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Thursday 28 August 2014

Gardai warned that school worker was a paedophile, but he kept job and continued raping boys for years

Greg Harkin

Published 30/10/2012 | 05:00

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The school, Ardscoil Mhuire, in Derrybeg, Co Donegal, where he worked

HEALTH officials failed to properly monitor a man after his conviction for a sickening sex attack -- leading to more victims being abused, a damning report will say.

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A Health Service Executive (HSE) internal investigation found major shortcomings in its handling of paedophile Michael Ferry, who used a school premises to groom and assault more boys after he was put on the sex offenders' register.



An HSE report, due to be issued publicly, will reveal how HSE officials failed to take action to monitor caretaker Ferry (56), despite at least two warnings from gardai.



The HSE report identifies "serious failings" by health officials who should have made sure Ferry was not allowed on the Co Donegal school premises, which was used as an Irish language summer college.



It also described as "incredible" the decision of the college to continue using Ferry to carry out odd jobs when a director was aware of his conviction.



According to the report, gardai first voiced concerns to the HSE in 2002 that Ferry was working at Ardscoil Mhuire in Derrybeg, the location of the Colaiste Cholmcille Irish language college.



It was the duty of health board officials to make sure Ferry did not have access to children and to follow up on the garda report.



But no action was taken and Ferry continued to frequent the premises -- even after receiving a suspended six-month sentence and being placed on the sex offenders' register in October 2002 for sexually assaulting a boy.



He continued to offend and was jailed for 18 years with four suspended in July 2011 after pleading guilty to charges of rape, sexual assault and production of child pornography between July 1990 and September 2005.



After he was jailed last year, internal investigations were launched by the HSE and gardai into its handling of Ferry in the aftermath of his 2002 conviction.



The Irish Independent has learnt that the HSE report has found:



- Gardai who brought Ferry to justice in the first case wrote to HSE officials in June 2002, warning that Ferry, who they had just arrested, was working at Ardscoil Mhuire, frequented by students and local teenagers.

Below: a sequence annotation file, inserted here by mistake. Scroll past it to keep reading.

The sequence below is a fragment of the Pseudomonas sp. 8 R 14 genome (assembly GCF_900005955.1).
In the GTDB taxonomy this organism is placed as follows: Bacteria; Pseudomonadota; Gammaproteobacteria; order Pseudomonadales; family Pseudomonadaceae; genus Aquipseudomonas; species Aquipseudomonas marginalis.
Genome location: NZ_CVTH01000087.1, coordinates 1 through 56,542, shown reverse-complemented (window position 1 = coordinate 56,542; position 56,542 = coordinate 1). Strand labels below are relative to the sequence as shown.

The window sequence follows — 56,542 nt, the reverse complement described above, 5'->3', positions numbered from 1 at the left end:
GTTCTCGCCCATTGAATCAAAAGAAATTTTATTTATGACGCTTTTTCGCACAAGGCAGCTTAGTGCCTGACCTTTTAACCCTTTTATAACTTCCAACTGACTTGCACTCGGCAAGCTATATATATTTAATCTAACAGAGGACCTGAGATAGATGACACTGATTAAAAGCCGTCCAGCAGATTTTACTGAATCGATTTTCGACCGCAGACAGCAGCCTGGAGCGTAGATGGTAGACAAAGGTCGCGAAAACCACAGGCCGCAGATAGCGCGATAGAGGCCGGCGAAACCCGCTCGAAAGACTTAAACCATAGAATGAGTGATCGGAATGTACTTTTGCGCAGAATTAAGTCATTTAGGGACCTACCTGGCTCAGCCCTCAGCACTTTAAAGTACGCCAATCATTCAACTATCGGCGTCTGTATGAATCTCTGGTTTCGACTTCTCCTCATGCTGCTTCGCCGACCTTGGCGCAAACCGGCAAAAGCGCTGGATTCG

- Detectives wrote to the same health board officials (then the North Western Health Board) on October 16, 2002 after Ferry's guilty plea, warning of his work at the school.



- Neither the health board nor the HSE which replaced it ever properly monitored Ferry.



- Gardai accused the health officials of "total inaction".



- Between December 2002 and December 2007, the period during which Ferry was a registered sex offender, he continued to groom and rape teenage boys on the school premises.



"It was only when Ferry was arrested again that he stopped working for the college. The health board did not do enough to ensure the safety of children," said a source familiar with the investigation.



Conviction



The Irish Independent has also learnt the report details that Colaiste Cholmcille director Donal O Loinsigh was in court in 2002 on Ferry's first conviction, yet continued to allow him to work at Ardscoil Mhuire.



Gardai warned Mr O Loinsigh on at least three occasions that Ferry should not be allowed in the company of children.



In April 2006, a garda sergeant called him to warn once again that Ferry should not be near children.



However, gardai believe Ferry continued to abuse young boys on the premises right up until 2010 when the new allegations were made against him.



It was there that boys -- aged between 10 and 16 -- were given vodka and cigarettes. On several occasions, victims would wake up after being plied with drink to find they had been raped.



Mr O Loinsigh, a school teacher from Terenure in Dublin, now living in Gortahork, Co Donegal, has denied any wrongdoing.



Gardai have asked DPP lawyers to examine if Mr O Loinsigh breached any aspect of the 2006 Criminal Justice Act in relation to child endangerment.



Just five victims have given evidence against Ferry but gardai believe dozens of other victims have never come forward.



After Ferry's conviction in July last year, gardai ordered a new inquiry into claims other paedophiles had operated in the area.



Five men have been arrested and questioned since then. All have been released without charge.

Irish Independent

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